Colorado Bill Would Require Public Cannabis Industry Reporting

Colorado lawmakers are considering a bill that would require underage cannabis sales violations, contaminated product recalls, and illicit market activity to be made publicly available.

Full story after the jump.

Colorado legislators have introduced a bill to require more reporting from cannabis businesses and lessen their influence on the rulemaking process, according to a Westword report. The measure requires the Colorado Marijuana Enforcement Division (MED) to track and publish online all underage sales violations, contaminated product recalls, and reported illicit market activity.

Supporters say the bill will help protect Colorado children but cannabis advocates fear the bill is an attempt to further restrict the nation’s first adult-use market, the report says.

“It doesn’t change regulation. It’s about making sure the MED has the resources they need to do these (underage) checks,” bill sponsor Sen. Chris Hansen (D) said. “It’s the availability and accessibility [of violation information] and putting it on par with what we’re doing in tobacco and alcohol.”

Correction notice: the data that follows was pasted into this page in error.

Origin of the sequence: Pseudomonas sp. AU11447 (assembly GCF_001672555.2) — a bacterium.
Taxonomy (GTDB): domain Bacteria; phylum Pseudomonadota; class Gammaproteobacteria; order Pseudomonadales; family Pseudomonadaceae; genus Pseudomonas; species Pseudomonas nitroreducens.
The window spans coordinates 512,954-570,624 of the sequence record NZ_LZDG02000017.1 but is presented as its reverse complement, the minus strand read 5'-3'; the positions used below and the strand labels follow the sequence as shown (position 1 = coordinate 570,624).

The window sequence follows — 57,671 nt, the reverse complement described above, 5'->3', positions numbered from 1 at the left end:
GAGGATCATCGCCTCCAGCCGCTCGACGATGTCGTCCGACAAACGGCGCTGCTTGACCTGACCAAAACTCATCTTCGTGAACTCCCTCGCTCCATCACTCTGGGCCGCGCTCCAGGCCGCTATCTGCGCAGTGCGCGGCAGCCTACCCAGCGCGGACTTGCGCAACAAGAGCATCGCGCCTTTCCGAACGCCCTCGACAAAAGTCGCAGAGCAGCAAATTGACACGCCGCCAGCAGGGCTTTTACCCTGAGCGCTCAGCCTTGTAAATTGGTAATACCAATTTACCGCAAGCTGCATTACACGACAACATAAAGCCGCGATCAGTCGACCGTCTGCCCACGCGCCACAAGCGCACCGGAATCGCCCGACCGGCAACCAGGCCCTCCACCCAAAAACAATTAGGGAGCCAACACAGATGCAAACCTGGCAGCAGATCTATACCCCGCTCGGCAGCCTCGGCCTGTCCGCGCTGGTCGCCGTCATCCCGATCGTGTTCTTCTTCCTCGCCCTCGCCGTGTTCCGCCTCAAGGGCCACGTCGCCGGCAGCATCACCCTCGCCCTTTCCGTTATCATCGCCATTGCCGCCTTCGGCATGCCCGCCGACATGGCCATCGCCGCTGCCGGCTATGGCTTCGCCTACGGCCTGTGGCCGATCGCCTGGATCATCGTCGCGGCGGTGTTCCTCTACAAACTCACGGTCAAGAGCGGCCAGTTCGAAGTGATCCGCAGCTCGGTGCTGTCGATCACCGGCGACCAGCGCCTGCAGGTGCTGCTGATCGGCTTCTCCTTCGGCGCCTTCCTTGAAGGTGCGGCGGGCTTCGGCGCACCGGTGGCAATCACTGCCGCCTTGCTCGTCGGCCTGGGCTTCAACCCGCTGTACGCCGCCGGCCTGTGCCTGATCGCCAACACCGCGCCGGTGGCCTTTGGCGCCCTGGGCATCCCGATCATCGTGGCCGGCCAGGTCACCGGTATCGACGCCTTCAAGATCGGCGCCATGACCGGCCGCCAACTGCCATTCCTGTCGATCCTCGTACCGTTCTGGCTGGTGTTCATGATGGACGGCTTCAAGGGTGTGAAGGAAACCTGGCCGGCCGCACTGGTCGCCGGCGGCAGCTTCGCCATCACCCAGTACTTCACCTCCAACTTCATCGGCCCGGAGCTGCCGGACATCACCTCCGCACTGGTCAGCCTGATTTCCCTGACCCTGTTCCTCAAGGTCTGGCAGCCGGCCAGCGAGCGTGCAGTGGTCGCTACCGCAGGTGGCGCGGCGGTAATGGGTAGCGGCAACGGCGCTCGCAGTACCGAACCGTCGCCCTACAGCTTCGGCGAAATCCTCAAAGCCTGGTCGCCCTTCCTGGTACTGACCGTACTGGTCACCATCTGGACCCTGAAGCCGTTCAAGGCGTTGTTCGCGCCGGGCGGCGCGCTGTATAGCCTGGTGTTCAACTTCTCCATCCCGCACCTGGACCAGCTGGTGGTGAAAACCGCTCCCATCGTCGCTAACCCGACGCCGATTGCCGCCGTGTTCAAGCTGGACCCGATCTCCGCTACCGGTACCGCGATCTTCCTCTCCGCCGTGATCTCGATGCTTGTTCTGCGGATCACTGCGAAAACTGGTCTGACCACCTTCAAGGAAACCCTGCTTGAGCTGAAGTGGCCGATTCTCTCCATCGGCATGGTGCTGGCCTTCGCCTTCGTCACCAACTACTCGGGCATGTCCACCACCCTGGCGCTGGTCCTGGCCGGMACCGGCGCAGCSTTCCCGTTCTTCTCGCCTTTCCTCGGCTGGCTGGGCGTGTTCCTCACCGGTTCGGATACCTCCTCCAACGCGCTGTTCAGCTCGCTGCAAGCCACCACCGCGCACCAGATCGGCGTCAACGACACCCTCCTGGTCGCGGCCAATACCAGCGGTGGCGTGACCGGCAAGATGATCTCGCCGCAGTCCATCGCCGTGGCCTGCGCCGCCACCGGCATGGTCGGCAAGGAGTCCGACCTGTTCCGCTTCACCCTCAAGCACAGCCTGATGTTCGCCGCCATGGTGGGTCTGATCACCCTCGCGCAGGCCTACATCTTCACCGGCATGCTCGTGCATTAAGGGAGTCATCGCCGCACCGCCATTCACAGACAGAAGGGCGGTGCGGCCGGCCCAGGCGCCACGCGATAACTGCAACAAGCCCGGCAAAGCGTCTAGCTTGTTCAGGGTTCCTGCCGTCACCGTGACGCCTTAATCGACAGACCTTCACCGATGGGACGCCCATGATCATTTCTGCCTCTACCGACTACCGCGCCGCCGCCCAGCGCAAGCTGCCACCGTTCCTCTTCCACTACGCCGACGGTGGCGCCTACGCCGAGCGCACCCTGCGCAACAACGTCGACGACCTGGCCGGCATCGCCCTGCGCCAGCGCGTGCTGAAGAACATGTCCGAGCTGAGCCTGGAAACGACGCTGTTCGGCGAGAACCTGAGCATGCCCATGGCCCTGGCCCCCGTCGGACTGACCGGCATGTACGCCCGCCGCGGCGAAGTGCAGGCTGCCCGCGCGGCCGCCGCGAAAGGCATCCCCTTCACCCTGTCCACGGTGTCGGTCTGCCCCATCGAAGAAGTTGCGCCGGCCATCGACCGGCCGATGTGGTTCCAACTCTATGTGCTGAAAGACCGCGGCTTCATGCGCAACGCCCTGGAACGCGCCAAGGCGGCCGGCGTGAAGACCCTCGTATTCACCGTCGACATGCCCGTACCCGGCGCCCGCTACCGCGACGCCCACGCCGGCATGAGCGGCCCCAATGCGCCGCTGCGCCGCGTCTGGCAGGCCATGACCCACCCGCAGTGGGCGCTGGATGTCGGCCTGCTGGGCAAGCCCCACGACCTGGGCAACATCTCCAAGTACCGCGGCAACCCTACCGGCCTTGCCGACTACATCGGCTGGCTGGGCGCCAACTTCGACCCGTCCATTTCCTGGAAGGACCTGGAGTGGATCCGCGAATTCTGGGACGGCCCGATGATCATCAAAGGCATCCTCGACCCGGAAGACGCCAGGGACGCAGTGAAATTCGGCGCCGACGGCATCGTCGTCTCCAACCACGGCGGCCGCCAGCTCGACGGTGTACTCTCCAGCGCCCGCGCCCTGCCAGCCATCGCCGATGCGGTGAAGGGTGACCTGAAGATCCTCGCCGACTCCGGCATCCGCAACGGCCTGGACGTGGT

Although MED underage checks found few violations in the past three years in 2022 the pass rate was 95% and 97% in 2021 and 2019 the number of checks fell from 604 in 2019 to 104 in 2021 to 80 in 2022, which concerns lawmakers. The MED says the drop was due to “COVID-related impacts,” and the department “intends to increase the number of underage sales checks to align more closely with prior years.”

The bi-partisan group of sponsors wants that increase written into law, which would require every dispensary in Colorado to get at least two underage sales checks per year. Colorado has over 1,000 licensed dispensaries but some are not operational, Westword reports.

Peter Marcus, communications director for Boulder-based dispensary chain, Terrapin Care Station, told Westword the bill “does nothing to increase accountability in terms of access for children.” He believes “responsible messaging works,” pointing out studies that show fewer kids are using cannabis since legalization in the state. He also calls into question the wisdom of using minors in sting operations for an over-21 product.

Additionally, the proposal asks regulators to curtail the amount of influence that the cannabis industry has on the state’s rule-making process. The proposal would also open a bidding process to find a new vendor to manage the state’s seed-to-sale tracking system, which is currently administered by Meta-C.

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